Military deprivation syndrome
So USC had a football coach named Steve Sarkisian. Had. Turned out that Sark had a bit of a drinking problem, and finally, it got to the point where the university had to let him go. When Sarkisian was fired, the first thing you heard out of the mouths of various talking heads were hopes that Sark “gets the help that he needs.”
Now I have no problem with that. Getting professional help in dealing with one's addictions and bad habits can be, I'm sure, very helpful. But then I started flashing back to the '70s and '60s, before there was anything called “rehab.” Yes, this is true. There was a time, believe it or not, not that long ago, when there wasn't a billion dollar industry known as “rehab.” Crazy, right? You know what guys and gals with drinking problems did back in, say, 1969?
They looked in the mirror and said, “Well, I guess it's time for me to quit drinkin'.” What a concept.
Another reality from the '60s that's interesting to ponder—back then, there were no answering machines. When the phone rang, you answered it. Every freaking time. That sounds like a dangerous way to live, right? But you gotta remember, this was also a time before telephone marketing. Back then, nobody was calling you to sell you steaks or insurance or spectacular investment opportunities. I know. Weird. But the truth was, back then in 1968, you knew everybody who called. Whoa! Wrap your head around that.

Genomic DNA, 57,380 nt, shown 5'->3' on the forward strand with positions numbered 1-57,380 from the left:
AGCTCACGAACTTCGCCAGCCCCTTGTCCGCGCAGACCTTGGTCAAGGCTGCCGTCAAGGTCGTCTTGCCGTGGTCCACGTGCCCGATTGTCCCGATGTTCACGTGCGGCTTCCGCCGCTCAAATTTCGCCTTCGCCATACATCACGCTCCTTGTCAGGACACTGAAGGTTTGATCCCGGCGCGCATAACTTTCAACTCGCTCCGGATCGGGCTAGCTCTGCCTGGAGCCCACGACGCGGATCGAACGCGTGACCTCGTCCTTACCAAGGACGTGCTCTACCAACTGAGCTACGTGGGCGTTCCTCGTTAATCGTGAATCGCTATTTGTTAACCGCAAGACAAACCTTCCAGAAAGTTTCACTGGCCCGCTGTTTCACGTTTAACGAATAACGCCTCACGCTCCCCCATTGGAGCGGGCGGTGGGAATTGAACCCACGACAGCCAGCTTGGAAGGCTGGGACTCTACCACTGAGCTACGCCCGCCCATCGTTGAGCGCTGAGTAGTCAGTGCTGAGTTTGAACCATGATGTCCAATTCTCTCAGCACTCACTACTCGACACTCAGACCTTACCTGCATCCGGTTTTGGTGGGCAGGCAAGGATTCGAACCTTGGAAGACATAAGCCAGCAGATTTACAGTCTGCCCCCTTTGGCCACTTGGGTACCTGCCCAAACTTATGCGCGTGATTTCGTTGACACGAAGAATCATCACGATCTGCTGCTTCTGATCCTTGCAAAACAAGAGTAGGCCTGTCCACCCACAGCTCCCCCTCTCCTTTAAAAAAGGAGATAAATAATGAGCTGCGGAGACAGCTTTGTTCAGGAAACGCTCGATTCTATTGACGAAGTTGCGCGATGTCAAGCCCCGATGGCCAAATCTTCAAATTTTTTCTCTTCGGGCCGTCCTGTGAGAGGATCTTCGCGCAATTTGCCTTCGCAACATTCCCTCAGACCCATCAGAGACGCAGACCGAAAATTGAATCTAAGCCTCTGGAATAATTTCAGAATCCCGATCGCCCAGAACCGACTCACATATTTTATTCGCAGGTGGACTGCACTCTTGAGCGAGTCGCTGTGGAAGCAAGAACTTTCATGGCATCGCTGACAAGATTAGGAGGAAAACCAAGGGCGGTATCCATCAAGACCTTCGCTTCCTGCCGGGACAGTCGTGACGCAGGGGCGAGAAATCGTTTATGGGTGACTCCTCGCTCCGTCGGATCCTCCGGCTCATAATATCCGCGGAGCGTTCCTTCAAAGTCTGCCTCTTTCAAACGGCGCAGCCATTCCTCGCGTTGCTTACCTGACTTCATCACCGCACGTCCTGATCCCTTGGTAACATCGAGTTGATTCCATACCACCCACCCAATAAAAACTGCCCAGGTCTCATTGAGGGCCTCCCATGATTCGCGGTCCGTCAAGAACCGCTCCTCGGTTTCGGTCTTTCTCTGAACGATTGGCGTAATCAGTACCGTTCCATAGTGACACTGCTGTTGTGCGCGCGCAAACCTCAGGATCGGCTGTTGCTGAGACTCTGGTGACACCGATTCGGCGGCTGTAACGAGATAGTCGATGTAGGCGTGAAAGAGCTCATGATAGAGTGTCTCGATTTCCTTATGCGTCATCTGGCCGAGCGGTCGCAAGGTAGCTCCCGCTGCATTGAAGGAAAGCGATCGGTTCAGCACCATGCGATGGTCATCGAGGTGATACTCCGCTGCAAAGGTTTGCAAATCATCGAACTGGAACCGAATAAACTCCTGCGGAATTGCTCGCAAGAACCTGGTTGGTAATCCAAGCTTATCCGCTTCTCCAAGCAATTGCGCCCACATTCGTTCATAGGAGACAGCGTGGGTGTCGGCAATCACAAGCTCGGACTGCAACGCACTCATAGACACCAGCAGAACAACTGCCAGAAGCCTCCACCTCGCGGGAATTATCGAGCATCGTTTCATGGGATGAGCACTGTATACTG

I mentioned to a 20 year-old that I was gonna watch a bit of the World Series on the tube. She said, “Is that soccer?”
It's a telling reminder of our ever-shifting social context, and how the assumptions we used to make without thinking twice maybe aren't so safe to make anymore. It's the same thing as the recent tweet from a 22-year-old, who commented that she had heard this guy Paul who did that duet with Kanye West was supposed to have been a big deal in his time. And of course, she was talking about Paul the Beatle.
So as I'm watching the World Series (which, BTW, is a baseball thing), I see all these new commercials for the Navy, and how they roam the globe to protect American business interests, American citizens, and the cute kittens that belong to those citizens. You know, a Force for Good and all. “Gee,” I thought, “I wonder what it would be like to live in a country that doesn't have a gigantic and all-powerful military industrial complex. I wonder if people in, say, Denmark, feel inferior or deprived, somehow, that their government doesn't have to spend billions of dollars on new jets and tanks and rockets all the damn time.” I concluded that the Danes probably deal with it pretty well and do so without the need for much counseling.